Humans have the cognitive capacity and ability to create desired physical effects.
"The concept of mental causation plays a central role in how we think of the mind and of human agency. Traditionally the problem of mental causation has been that of understanding how a mental substance (thought to be immaterial) could interact with the body, a physical substance. Many philosophers these days reject immaterial minds, but the problem of mental causation has not gone away. Now the focus is on how mental properties can be causally relevant to bodily behavior, how the mental can cause what it does qua mental."
Source: Robb, David, Heil, John, "Mental Causation", The Stanford Encyclopedia of Philosophy (Spring 2005 Edition), Edward N. Zalta (ed.),
Downward Causality in Mathematics
Hofstadter thinks our minds appear to us to determine the world by way of "downward causality", which refers to a situation where a cause-and-effect relationship in a system gets flipped upside-down. Hofstadter claims this happens in the proof of Gödel's Incompleteness Theorem.
“Merely from knowing the formula's meaning, one can infer its truth or falsity without any effort to derive it in the old-fashioned way, which requires one to trudge methodically "upwards" from the axioms. This is not just peculiar; it is astonishing. Normally, one cannot merely look at what a mathematical conjecture says and simply appeal to the content of that statement on its own to deduce whether the statement is true or false.”
Hofstadter claims a similar "flipping around of causality" appears to happen in minds possessing self-consciousness. The mind perceives itself as the cause of certain feelings, ("I" am the source of my desires), while according to popular scientific models, feelings and desires are strictly caused by the interactions of neurons. (pp.169-170)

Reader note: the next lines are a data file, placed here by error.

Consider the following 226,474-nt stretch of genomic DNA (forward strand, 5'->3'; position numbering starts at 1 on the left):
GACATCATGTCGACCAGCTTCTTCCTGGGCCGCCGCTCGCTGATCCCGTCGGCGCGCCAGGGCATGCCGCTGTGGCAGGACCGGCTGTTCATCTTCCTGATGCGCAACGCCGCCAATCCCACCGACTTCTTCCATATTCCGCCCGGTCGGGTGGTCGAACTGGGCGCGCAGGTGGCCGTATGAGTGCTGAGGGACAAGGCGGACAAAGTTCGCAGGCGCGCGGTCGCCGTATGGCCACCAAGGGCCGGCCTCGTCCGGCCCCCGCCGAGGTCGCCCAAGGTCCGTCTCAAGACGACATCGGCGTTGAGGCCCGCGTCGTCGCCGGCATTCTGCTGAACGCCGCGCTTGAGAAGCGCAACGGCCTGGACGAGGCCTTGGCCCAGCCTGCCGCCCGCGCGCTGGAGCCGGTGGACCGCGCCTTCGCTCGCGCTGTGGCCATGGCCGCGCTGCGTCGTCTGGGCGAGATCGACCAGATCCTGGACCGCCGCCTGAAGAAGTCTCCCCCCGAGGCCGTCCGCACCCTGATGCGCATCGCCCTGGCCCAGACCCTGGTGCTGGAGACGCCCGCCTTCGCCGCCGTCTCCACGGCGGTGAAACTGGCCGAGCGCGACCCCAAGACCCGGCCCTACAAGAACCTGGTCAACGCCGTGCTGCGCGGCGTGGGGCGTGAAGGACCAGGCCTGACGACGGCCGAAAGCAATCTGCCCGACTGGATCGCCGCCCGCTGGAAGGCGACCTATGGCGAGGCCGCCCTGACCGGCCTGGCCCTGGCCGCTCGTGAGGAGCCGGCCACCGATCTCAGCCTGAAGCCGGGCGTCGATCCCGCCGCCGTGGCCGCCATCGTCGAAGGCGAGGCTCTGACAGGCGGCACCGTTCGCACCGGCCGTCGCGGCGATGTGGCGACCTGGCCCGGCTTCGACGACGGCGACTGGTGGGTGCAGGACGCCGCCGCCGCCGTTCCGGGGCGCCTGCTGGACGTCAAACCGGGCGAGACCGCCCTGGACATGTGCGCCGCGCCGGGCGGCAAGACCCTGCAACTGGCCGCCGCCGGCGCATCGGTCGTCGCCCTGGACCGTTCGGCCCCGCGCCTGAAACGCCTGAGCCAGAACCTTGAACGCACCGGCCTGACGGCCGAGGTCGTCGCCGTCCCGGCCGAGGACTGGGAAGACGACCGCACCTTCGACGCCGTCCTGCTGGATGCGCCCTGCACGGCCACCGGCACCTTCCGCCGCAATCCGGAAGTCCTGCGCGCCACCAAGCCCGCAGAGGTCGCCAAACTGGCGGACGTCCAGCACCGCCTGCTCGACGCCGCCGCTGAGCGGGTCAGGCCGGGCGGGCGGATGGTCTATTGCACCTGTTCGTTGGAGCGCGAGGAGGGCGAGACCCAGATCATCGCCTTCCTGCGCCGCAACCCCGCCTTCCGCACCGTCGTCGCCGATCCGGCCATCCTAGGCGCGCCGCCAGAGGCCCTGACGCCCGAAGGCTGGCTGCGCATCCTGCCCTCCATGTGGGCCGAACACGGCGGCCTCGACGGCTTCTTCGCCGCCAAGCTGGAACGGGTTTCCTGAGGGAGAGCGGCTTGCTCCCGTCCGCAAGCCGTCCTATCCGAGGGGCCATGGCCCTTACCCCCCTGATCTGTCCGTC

Placebo Effect Produces Real Painkillers (26 August 2005)
“A study from the University of Michigan (U-M) has provided the first direct evidence that endorphins - the brain's own pain-fighting chemicals - do play a role in the phenomenon known as the placebo effect.
It appears that just thinking that a medicine will relieve pain is enough to prompt the brain to release these natural painkillers and that this response does indeed correspond with a reduction in feelings of pain. Previous studies have shown that the brain reacts physically when a person is given a sham pain treatment, but the new study is the first to pinpoint a specific brain chemistry mechanism for a pain-related placebo effect.” It further states: "This deals another serious blow to the idea that the placebo effect is a purely psychological, not physical, phenomenon," says the study's lead author Jon-Kar Zubieta. "We were able to see that the endorphin system was activated in pain-related areas of the brain, and that activity increased when someone was told they were receiving a medicine to ease their pain. They then reported feeling less pain. The mind-body connection is quite clear." Source
Human consciousness / mind and the brain's neural network with its related nervous system appear to be interdependent and interactive processes and states that to this day are virtually unexplored and unexplained as to their relationships, functions and processes, creating a gap of misunderstanding and verification. This is often referred to as the mind-body dichotomy (or problem).
If, and how physical neuronal biochemical substances and processes create coherent informational processes that become emergent conscious experiences, mental characteristics, intentions etc. and how, in reverse direction, conscious informational processes and states (beliefs, intentions, desires, placebo response, fear, stress etc), affect the biochemical substance of the physical bodyis not fully understood. Information, although not always seemingly meaningful, can be casual.
What can best be referred to as abstract "forces of human intelligence" are aspects of information that take the form of intentional mental characteristics (causal qualities) ultimately causing human mental and physical behavioral phenomena.